Threshold: Dividing Lines: Album Out November 2022

Threshold: Dividing Lines: Album Out November 2022

All Important History Lesson

British prog rockers Threshold return with their 12th studio album Dividing Lines on Friday 18 November on Nuclear Blast Records. This is their first since 2017’s conceptual album Legends Of The Shire. The band are describing this new album as the “darker, moodier older brother” to that.

This album is shorter in length and more concise and I would say definitely heavier. The songs have an intensity throughout. Lyrically they touch on themes of alienation, the bad side of computers with online disinformation, climate change and nuclear warfare, so not a happy set of songs as such! The band remain the same from their last outing with Glynn Morgan on vocals, Karl Groom (lead guitar/backing vocals), Richard West (keys/backing vocals), Johanne James (drums) and finally Steve Anderson (bass/backing vocals). For those unaware, the band have been around since the late 80s with their debut Wounded Land coming out in ’92.

Both Karl and Richard appeared on that (Karl being an actual founding member). Glynn first joined the band in 93, but only stayed for 3 years. He returned in 2017 (strangely both times he took over from Damian Wilson). The rhythm section has been in place since the early 2000s (Johanne joined in 2000, to be followed by Steve in 2003). That is the background, what about the album?

A Look At The 10 Songs

The album is comprised of 10 songs ranging from 4 to 11 minutes and totalling just over an hour of music. Opening song “Haunted” has a thumping, pounding intro and leads with a tasty heavy riff. It calms down as the vocals enter. The band know how to change things up during a song, however they do it very nicely, nothing seems forced or indeed being done to show their chops but rather moving the story or lyrics along showing that melody is a major tool in their armoury. There are plenty of little touches that add to the track such as the bass line when the song drops to more of an acoustic vibe and the echo of the backing vocals on “I will remember” section. Even the sweet change of tempo for the solo is executed beautifully.

Hall Of Echoes” is a look at the social media bubbles that folks can end up in where you only get to hear one point of view. Folks “build your fortress, raise up your drawbridge” so as not to hear others who might see things differently. Musically it opens with keys and synths (as do quite a few songs) leading us into another big riff before dropping down for the opening vocals. What is impressive is how catchy the damn thing is despite the lyrical theme being quite dark (actually a recurring theme on this album). The riffage at points is almost in Dream Theater territory, especially around the 4-minute mark. I rather like the use of whispered vocals, they sound almost conspiratorial and slightly worrying! Very well thought out.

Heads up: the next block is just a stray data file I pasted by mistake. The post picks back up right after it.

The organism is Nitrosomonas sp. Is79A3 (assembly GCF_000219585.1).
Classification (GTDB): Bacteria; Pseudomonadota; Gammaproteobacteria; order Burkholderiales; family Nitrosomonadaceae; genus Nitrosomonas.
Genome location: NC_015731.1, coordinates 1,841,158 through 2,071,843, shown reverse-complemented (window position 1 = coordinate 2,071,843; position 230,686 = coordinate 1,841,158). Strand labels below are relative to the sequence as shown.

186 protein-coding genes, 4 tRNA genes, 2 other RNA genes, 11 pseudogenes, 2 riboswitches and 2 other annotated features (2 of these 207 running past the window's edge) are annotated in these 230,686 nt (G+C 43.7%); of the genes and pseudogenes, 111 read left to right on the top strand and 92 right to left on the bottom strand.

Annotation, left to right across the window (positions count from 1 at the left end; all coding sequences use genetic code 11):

Strangely commercial?

Let It Burn” kind of reminds me thematically of a song from Ozzy‘s first album called “Revelation Mother Earth” from 1981! I suppose that makes Ozzy ahead of his time with his finger on the pulse… who would have thought? On this, the lyrics go “Mother Earth pleads as she falls to her knees” and is a cry to protect the only planet we have! We have 2 options, try to make relevant changes or “Let It Burn“. I know what I would prefer! He sings how “exploitation by civilisation has come to haunt us“, and musically it goes from slower, mournful to faster, an oncoming urgency as the song continues before it becomes reflective on a beautiful guitar solo. Glynn‘s vocals are particularly good on this I feel, very powerful and dripping in emotion.

Silenced” starts with robotic-style vocals and has heavy use of synths. Featuring a huge chorus and effects, this has a strangely commercial edge to it and you can see why on hearing it why this was the first release/single from it. Again this is perhaps focussed around the alienation felt especially online when some people feel they cannot express what they really want to, feeling pushed to the side and wanting to shout out in anger. This is a subject that can certainly present a range of views, is it OK for everybody to say what they want? Are there things that should not be said out loud or online? How do we deal with people with views we disagree with? They don’t try to answer, they are just asking the questions and making the listener think.